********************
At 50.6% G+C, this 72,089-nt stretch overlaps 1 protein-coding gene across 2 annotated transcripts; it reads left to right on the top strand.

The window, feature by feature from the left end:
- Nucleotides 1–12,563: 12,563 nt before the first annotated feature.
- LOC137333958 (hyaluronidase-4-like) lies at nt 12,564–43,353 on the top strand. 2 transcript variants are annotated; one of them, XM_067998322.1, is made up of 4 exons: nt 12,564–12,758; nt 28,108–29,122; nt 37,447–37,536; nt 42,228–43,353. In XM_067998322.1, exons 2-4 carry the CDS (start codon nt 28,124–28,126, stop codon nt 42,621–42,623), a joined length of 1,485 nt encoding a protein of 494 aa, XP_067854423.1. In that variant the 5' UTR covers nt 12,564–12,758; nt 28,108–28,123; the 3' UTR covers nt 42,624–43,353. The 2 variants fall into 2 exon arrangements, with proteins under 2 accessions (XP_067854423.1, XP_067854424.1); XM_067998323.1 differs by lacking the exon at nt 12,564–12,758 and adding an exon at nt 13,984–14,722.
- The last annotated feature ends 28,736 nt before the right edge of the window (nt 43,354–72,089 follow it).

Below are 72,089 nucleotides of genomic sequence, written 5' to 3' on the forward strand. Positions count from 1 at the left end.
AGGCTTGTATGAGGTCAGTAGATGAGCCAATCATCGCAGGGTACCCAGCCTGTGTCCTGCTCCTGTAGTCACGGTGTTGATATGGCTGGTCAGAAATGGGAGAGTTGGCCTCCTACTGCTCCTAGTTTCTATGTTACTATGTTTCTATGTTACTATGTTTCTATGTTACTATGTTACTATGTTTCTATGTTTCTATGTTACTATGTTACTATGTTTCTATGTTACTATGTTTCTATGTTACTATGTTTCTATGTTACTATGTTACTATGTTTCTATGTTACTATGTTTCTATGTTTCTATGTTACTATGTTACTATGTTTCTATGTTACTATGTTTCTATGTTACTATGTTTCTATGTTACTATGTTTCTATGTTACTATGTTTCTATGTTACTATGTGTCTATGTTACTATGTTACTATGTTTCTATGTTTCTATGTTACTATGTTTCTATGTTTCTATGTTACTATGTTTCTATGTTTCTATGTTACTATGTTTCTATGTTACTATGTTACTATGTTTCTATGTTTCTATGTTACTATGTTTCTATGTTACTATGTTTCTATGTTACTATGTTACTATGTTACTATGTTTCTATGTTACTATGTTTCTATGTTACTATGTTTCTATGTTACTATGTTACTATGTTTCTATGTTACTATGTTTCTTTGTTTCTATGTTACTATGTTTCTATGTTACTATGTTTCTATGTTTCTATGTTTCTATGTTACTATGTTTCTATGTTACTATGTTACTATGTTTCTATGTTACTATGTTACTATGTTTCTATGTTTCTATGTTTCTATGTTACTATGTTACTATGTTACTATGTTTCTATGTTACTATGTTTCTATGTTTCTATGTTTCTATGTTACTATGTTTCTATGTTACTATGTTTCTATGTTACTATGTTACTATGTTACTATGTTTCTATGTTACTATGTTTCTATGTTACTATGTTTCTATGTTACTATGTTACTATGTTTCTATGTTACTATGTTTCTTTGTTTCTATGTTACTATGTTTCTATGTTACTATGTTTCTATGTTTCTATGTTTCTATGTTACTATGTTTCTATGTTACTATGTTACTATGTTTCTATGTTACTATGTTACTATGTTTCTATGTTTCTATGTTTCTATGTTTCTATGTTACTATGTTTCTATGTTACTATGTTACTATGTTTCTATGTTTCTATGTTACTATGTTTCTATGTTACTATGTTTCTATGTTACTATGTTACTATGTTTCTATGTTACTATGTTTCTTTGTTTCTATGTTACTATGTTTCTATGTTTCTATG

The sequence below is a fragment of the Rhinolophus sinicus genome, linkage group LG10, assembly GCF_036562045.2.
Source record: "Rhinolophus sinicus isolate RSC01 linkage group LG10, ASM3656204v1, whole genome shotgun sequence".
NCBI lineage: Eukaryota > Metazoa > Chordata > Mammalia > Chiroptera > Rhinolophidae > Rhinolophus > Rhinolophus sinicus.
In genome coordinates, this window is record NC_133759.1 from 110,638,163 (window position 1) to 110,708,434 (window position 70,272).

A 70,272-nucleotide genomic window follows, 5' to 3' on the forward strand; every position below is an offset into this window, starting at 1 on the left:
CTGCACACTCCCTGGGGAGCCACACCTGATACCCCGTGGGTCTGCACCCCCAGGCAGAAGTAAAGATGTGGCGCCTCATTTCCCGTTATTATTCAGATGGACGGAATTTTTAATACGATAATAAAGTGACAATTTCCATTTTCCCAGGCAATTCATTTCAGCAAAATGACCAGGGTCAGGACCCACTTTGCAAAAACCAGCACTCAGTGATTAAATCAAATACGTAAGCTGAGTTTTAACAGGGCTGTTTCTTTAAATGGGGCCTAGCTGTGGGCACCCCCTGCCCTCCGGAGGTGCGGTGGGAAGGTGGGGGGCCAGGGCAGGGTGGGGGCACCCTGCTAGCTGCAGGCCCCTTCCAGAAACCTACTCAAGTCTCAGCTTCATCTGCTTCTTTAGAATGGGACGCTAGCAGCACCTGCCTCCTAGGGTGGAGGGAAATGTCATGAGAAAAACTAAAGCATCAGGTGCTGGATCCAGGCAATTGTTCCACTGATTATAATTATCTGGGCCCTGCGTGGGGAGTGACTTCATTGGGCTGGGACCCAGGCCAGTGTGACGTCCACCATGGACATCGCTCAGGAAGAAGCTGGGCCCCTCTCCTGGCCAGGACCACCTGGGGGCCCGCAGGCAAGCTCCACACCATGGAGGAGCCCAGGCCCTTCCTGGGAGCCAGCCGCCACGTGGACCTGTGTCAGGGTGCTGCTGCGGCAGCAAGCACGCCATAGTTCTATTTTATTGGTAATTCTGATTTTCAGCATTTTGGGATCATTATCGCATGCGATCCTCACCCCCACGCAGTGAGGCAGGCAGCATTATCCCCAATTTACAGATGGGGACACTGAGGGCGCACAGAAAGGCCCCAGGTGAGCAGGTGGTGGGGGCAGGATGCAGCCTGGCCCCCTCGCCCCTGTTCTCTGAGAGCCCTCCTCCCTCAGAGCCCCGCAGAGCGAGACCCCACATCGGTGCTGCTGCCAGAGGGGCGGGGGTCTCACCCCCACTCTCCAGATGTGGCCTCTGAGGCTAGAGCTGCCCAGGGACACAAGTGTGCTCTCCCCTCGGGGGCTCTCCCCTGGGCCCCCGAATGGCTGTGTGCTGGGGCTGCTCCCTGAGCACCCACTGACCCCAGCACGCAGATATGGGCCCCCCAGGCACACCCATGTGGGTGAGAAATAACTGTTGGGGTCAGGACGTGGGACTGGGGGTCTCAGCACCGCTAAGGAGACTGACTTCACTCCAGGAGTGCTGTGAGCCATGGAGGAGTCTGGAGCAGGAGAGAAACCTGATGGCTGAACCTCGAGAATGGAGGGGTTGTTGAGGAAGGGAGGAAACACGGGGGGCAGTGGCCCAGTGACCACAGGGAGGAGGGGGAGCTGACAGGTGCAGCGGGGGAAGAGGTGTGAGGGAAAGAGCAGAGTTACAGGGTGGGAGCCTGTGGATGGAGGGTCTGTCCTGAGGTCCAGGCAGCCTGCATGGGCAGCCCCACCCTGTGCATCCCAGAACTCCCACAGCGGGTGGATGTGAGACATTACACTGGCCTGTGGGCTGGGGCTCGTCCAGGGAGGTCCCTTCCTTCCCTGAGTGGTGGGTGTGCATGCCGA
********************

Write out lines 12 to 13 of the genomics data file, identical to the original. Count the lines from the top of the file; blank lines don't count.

A 70,272-nucleotide genomic window follows, 5' to 3' on the forward strand; every position below is an offset into this window, starting at 1 on the left:
CTGCACACTCCCTGGGGAGCCACACCTGATACCCCGTGGGTCTGCACCCCCAGGCAGAAGTAAAGATGTGGCGCCTCATTTCCCGTTATTATTCAGATGGACGGAATTTTTAATACGATAATAAAGTGACAATTTCCATTTTCCCAGGCAATTCATTTCAGCAAAATGACCAGGGTCAGGACCCACTTTGCAAAAACCAGCACTCAGTGATTAAATCAAATACGTAAGCTGAGTTTTAACAGGGCTGTTTCTTTAAATGGGGCCTAGCTGTGGGCACCCCCTGCCCTCCGGAGGTGCGGTGGGAAGGTGGGGGGCCAGGGCAGGGTGGGGGCACCCTGCTAGCTGCAGGCCCCTTCCAGAAACCTACTCAAGTCTCAGCTTCATCTGCTTCTTTAGAATGGGACGCTAGCAGCACCTGCCTCCTAGGGTGGAGGGAAATGTCATGAGAAAAACTAAAGCATCAGGTGCTGGATCCAGGCAATTGTTCCACTGATTATAATTATCTGGGCCCTGCGTGGGGAGTGACTTCATTGGGCTGGGACCCAGGCCAGTGTGACGTCCACCATGGACATCGCTCAGGAAGAAGCTGGGCCCCTCTCCTGGCCAGGACCACCTGGGGGCCCGCAGGCAAGCTCCACACCATGGAGGAGCCCAGGCCCTTCCTGGGAGCCAGCCGCCACGTGGACCTGTGTCAGGGTGCTGCTGCGGCAGCAAGCACGCCATAGTTCTATTTTATTGGTAATTCTGATTTTCAGCATTTTGGGATCATTATCGCATGCGATCCTCACCCCCACGCAGTGAGGCAGGCAGCATTATCCCCAATTTACAGATGGGGACACTGAGGGCGCACAGAAAGGCCCCAGGTGAGCAGGTGGTGGGGGCAGGATGCAGCCTGGCCCCCTCGCCCCTGTTCTCTGAGAGCCCTCCTCCCTCAGAGCCCCGCAGAGCGAGACCCCACATCGGTGCTGCTGCCAGAGGGGCGGGGGTCTCACCCCCACTCTCCAGATGTGGCCTCTGAGGCTAGAGCTGCCCAGGGACACAAGTGTGCTCTCCCCTCGGGGGCTCTCCCCTGGGCCCCCGAATGGCTGTGTGCTGGGGCTGCTCCCTGAGCACCCACTGACCCCAGCACGCAGATATGGGCCCCCCAGGCACACCCATGTGGGTGAGAAATAACTGTTGGGGTCAGGACGTGGGACTGGGGGTCTCAGCACCGCTAAGGAGACTGACTTCACTCCAGGAGTGCTGTGAGCCATGGAGGAGTCTGGAGCAGGAGAGAAACCTGATGGCTGAACCTCGAGAATGGAGGGGTTGTTGAGGAAGGGAGGAAACACGGGGGGCAGTGGCCCAGTGACCACAGGGAGGAGGGGGAGCTGACAGGTGCAGCGGGGGAAGAGGTGTGAGGGAAAGAGCAGAGTTACAGGGTGGGAGCCTGTGGATGGAGGGTCTGTCCTGAGGTCCAGGCAGCCTGCATGGGCAGCCCCACCCTGTGCATCCCAGAACTCCCACAGCGGGTGGATGTGAGACATTACACTGGCCTGTGGGCTGGGGCTCGTCCAGGGAGGTCCCTTCCTTCCCTGAGTGGTGGGTGTGCATGCCGA